English has many features that make it a complicated language to learn, from its irregular spelling to its multitude of variations in grammar, dialect, and pronunciation. One area that English is especially confusing in is in its second person pronoun, you, which officially only has the one form. You is both singular and plural, formal and informal, though the scale of formality is beginning to change, with the introduction of yaas a second person singular informal pronoun. For more on that, watch my last video, which discusses youand ya.
Now the lack of differentiation between singular and plural youcan be awfully confusing for most English speakers. This language requires the use of names or titles to make it clear who the speaker is referring to. I might say, “Could you tell me how to get to Gordon Square?” and if I’m with a number of friends or relatives it won’t necessarily be clear a.) who I’m speaking to and b.) if I’m speaking to one person or to multiple people. For someone like me who has often found using personal names to be a bit too direct, and thus borderline rude, this ambiguity in pronouns makes English all the more difficult.
Different English dialects have determined their own resolutions to this problem. In some parts of Britain, the plural youbecomes you lot, while the older second person plural pronoun yeis still occasionally used in some places. Here in the United States, this country is largely split into three camps: those who use you, those who use you guys, and those who use y’all. Now I’m from the Midwest, and I’ve always said you guys, it’s just how the pronoun has developed. In this instance, guy is a lot like the word men, in that it has both a masculine and a neuter meaning.
You see, at one point in English the word menwas actually two words: the plural of manand the name of the human species as a whole. Today that second version ofmenand its variant mankind has mostly been overtaken by the more observably gender-neutral humanand humanity. This is a change that reflects the social changes in our society, with the rise of gender equality in English-speaking countries like the U.K., the U.S., Canada, Australia, Ireland, and New Zealand. Granted, there’s still a very long way to go to reach true, proper, gender equality, but we’re on that road.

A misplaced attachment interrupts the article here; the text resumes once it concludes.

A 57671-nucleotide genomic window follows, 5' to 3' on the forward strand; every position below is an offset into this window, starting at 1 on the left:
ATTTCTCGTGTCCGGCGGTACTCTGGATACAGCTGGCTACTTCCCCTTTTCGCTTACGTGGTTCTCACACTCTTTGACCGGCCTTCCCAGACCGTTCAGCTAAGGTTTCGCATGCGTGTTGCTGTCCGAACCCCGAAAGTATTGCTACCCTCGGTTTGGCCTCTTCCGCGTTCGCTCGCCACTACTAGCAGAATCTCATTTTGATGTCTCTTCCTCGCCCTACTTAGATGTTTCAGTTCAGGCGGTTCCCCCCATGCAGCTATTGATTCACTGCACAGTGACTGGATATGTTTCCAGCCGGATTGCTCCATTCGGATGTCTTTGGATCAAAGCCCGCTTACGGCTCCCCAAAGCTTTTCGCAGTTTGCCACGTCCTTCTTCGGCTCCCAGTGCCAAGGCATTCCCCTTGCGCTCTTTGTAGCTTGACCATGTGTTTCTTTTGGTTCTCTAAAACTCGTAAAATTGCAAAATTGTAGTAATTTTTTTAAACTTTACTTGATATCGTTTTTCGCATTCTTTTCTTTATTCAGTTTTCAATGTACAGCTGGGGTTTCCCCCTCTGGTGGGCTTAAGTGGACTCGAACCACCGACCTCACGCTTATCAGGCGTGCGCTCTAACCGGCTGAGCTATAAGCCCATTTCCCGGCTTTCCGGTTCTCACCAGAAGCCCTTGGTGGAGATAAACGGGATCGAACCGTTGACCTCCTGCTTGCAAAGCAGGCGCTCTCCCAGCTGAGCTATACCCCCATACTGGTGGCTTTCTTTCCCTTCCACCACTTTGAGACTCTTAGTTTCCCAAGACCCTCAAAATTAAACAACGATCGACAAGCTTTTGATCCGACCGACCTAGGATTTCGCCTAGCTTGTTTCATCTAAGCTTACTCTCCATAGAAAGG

The word guy has a similar dual meaning. It’s both an informal way of saying manand has, at least in the U.S., developed a gender-neutral meaning as an informal way of saying people. Now the word guy comes from the name of Guy Fawkes, the English Catholic who tried to blow up Parliament in the Gunpowder Plot, an event that’s commemorated in the U.K. every 5th November. So, unlike most English pronouns which are of Germanic origin, guycomes from a personal name, which is actually a variation on the Italian Guido. To me, in saying you guysit’s a gender-neutral phrase.
Granted, that’s not how everyone sees it. In an April 2017 edition of the podcast Midwesternishproduced by KCUR, the NPR affiliate in Kansas City, the hosts argued that you guysis gendered and too masculine to be used as a generic second person plural pronoun. Instead, they proposed using the Southern American y’allas an alternative. Now, grammatically I can see how this makes sense, but I whole heartedly disagree. To me, as much as y’allmay not be as confusable with any gendered language, it nevertheless is tainted by history. To me, y’allreminds me of the racism, discrimination, and fear that has permeated the American South since the colonial era. It’s a Southern phenomenon that I don’t want to use. And while to me you guys doesn’t sound inherently masculine, considering English’s complicated way of making gendered nouns be spelled and pronounced the same as non-gendered ones, I can understand how to some it might appear misogynistic to call a group of people that include women guys.
So, what’s an alternative? Unless we decide to go back to the old plural ye, which has been thoroughly ridiculed through centuries of hear ye’s, it’s probably best for the moment to just use youand stick with that. Then again, there’s always the Norman French inspired plural sin English, which this language didn’t originally have, so maybe we should just say youse…